COVID Impact on Scholarly Productivity Faculty Grant Program

Dear Colleagues,

I am pleased to announce the COVID Impact on Scholarly Productivity Faculty Grant Program, a collaborative initiative of the New Brunswick Provost and New Brunswick Academic Units.

The COVID-19 pandemic has impacted faculty across institutions of higher education. The pandemic has created conditions where families prioritize their caregiving responsibilities ahead of making progress toward their academic career goals. Numerous articles about the impact on the academy point to the disproportionately adverse impact on women. For example, Jillian Kramer, author of “The Virus Moved Female Faculty to the Brink. Will Universities Help?” points to the widening of gender-based performance gaps that disproportionately affect women (New York Times, October 6, 2020,

The university has provided an institutional response that addresses adjustments faculty can use, including extension of the probationary period, exclusion of teaching evaluations from reappointment and/or tenure packets, and guidance for special notification in the tenure promotion process, to mention a few. However, the Chancellor’s and Provost’s offices, in partnership with academic deans, seek to provide additional support that will allow faculty to advance their scholarly productivity. Through this program, tenure-track (TT) and non-tenure-track (NTT) early-career faculty can seek funding to support their teaching release, student assistance, or training to support scholarly activities as determined to be appropriate by their dean.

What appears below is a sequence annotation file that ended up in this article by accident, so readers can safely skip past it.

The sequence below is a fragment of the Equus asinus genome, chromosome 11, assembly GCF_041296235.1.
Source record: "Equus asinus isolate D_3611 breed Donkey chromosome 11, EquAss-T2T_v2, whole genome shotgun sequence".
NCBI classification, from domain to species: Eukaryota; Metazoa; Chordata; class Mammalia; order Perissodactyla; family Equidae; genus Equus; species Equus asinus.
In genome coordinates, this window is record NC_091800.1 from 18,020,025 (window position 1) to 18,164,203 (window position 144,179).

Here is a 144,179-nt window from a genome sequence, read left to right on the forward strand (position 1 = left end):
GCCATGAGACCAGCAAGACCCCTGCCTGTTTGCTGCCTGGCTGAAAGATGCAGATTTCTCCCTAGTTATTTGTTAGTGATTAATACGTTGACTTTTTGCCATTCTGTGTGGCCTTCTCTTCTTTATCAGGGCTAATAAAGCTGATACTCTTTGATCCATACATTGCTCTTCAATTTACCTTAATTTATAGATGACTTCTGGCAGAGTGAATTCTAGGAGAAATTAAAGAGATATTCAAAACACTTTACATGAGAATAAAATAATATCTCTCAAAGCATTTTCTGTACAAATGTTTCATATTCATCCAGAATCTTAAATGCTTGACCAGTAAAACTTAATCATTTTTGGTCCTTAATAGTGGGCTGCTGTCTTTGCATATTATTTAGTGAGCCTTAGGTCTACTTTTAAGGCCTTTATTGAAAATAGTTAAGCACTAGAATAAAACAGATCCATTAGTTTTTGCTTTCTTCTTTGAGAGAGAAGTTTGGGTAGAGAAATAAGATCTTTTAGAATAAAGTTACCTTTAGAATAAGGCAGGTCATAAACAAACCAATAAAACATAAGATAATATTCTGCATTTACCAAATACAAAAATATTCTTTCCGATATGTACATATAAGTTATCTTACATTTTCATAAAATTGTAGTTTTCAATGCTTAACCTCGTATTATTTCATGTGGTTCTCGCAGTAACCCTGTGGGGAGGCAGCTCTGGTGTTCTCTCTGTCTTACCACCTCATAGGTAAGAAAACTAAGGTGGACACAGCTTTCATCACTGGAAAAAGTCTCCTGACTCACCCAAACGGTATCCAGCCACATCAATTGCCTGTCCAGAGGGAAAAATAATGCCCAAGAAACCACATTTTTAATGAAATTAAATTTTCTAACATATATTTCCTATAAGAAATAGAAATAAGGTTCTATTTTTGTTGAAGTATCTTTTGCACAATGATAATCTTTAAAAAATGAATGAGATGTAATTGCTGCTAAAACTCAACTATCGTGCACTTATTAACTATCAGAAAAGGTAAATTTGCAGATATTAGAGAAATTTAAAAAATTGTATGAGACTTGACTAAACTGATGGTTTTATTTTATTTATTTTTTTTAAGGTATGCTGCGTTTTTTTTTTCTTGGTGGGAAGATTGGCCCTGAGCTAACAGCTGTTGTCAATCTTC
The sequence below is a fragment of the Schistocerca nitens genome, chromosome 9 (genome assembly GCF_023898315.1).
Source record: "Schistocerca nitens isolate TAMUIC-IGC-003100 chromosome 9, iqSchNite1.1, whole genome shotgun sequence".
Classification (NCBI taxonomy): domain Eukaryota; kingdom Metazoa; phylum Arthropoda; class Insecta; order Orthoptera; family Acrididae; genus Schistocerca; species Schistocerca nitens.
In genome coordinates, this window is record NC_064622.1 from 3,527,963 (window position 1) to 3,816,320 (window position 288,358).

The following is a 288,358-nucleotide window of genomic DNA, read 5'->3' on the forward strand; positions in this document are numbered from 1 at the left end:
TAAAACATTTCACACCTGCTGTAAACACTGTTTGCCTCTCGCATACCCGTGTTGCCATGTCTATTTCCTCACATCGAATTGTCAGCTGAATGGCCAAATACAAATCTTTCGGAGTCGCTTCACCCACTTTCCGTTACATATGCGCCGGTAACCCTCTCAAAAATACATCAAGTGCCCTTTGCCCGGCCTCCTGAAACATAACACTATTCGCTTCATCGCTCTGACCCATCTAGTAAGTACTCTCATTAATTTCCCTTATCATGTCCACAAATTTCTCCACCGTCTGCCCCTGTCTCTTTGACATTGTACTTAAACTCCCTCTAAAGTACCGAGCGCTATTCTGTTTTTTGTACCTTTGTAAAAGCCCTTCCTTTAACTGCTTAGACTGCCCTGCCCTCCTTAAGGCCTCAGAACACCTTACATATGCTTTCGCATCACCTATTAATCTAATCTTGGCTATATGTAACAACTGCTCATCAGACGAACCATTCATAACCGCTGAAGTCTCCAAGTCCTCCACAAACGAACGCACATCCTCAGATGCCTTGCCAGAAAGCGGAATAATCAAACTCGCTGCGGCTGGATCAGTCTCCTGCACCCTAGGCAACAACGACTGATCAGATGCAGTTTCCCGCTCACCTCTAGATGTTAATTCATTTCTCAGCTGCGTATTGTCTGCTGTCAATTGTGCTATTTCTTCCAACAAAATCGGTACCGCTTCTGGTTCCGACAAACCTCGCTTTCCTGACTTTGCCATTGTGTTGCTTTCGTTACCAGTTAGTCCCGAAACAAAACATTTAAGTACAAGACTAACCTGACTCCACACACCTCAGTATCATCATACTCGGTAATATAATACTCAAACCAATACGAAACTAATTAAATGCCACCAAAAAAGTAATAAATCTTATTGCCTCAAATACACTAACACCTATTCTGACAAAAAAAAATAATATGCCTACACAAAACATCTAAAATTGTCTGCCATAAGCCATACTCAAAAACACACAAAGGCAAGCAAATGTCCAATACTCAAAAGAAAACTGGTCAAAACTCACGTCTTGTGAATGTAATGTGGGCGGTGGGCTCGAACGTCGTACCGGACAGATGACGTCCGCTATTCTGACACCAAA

Application Process:

Applicants will be junior or early mid-career Tenure Track/Non-Tenure Track (TT/NTT) faculty whose scholarly productivity has been adversely impacted by the pandemic. Applicants will be required to provide a clear plan detailing how the fellowship will lead to increased scholarly productivity. Plans should include both external and internal strategies for increasing productivity. For example, external elements may consist of university or national training series, or formal or informal writing groups. Internal aspects should include schedules, milestones, and goals. Applicants will also be required to describe tangible outcomes that will reflect their desired results (e.g., number of pages drafted, number of article submissions, number of grant proposals).

Award Amounts:

  • Award amounts will vary according to demonstrated need and not exceed a total of $5000.
  • Funds will be available starting July 1, 2021 and ending June 30, 2022.

Applications should be submitted to your dean’s office by May 1, 2021, and be accompanied by the following:

  • A brief statement of pandemic impact on scholarly productivity.
  • A plan detailing how the fellowship will lead to increased scholarly productivity:
    • Include external plans (e.g. university or national training series, formal or informal writing groups) and/or internal plans (e.g. time schedules, milestones, and goals).
    • How will the money be used? (e.g. provide cost for activities, training, release time, research support, etc.). Please note course release requests should not exceed the cost for a PTL hire to cover the course.
    • Describe tangible outcomes that reflect goal achievement (e.g., number of pages drafted, number of article submissions, number of grant proposals).
    • A report on accomplishments will be due at the end of the cycle.
  • Deans’ recommendations will be forwarded to the Provost’s Office for final approval.
  • Applicants will be notified by the Deans of the academic units.

Given the limited availability of funds, junior faculty members who are primarily responsible for caregiving duties in their families will be prioritized. Please contact your dean’s office for more information.


Francine Conway, Ph.D.
Provost and Executive Vice Chancellor for Academic Affairs
Distinguished Professor